Transforming Government Acquisition Systems: Overview and Selected Issues

New Report of the Congressional Research Service: “Increasingly, the federal government uses technology to facilitate and support the federal acquisition process. Primary beneficiaries of this shift to online systems (websites and databases) are the government’s acquisition workforce and prospective and incumbent government contractors. The suite of web-based systems supports contracting officers’ efforts to ensure the government contracts only with responsible parties, is essential to the dissemination of information regarding contracting opportunities, and facilitates interagency contracting. From the contractor perspective, the government’s online systems streamline the processes involved in fulfilling various administrative requirements, provide access to possible contracting opportunities, and are potential resources for market research.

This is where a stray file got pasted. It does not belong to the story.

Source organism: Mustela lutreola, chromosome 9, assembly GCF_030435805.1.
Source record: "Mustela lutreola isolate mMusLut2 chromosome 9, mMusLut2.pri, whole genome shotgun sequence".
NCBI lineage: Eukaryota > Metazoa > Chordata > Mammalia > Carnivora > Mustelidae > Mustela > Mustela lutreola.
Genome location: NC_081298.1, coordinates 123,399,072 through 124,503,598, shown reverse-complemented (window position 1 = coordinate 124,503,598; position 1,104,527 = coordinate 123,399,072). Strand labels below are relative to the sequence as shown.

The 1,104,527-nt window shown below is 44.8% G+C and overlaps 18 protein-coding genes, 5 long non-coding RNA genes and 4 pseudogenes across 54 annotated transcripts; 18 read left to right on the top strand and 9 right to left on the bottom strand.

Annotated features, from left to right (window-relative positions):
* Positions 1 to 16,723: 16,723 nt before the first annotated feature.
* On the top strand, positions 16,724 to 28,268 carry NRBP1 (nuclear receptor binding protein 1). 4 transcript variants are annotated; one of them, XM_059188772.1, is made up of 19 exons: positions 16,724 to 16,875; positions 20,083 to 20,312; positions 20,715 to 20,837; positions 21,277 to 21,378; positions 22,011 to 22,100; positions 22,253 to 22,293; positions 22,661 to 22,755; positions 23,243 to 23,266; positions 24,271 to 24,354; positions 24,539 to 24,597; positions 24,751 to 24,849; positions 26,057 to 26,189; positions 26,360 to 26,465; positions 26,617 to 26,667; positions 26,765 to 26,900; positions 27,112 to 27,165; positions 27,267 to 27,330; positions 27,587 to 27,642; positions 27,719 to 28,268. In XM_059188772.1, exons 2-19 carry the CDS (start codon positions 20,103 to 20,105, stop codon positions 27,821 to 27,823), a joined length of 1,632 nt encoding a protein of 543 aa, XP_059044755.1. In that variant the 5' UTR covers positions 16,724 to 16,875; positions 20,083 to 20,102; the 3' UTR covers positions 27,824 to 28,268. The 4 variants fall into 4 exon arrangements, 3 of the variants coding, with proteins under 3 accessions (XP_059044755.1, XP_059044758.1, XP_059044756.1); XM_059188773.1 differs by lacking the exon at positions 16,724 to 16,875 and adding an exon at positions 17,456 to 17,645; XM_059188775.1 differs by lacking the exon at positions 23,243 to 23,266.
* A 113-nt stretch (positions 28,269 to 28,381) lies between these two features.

Although this report does not focus on transparency, several issues discussed here are related to transparency. First, while the Federal Business Opportunities (FedBizOpps) website and FPDS-NG provide information about executive branch agencies’ procurements, a database of federal agencies’ contracts does not exist. In 2003, GSA established a working group to examine the feasibility, challenges, and anticipated benefits of posting federal contracts online. Ultimately, the working group concluded there were insufficient data to support recommending the establishment of a central system for posting contracts online. In 2010, the Department of Defense (DOD), GSA, and the National Aeronautics and Space Administration (NASA) issued an advance notice of proposed rulemaking (ANPR) regarding posting contracts online. Comments submitted in response to the notice identified several challenges, and the matter was concluded when the agencies withdrew the ANPR. Second, transparency does not necessarily equate to comprehension. Generally, variation exists among the users of government procurement systems regarding their knowledge of government procurement and procurement data. Third, during the 113th Congress, two similar bills (H.R. 2061 and S. 994) with the same name (Digital Accountability and Transparency Act, or DATA Act) were introduced, either of which would enhance transparency of spending data, including certain procurement data. If either bill is enacted, it might have implications for FPDS-NG.”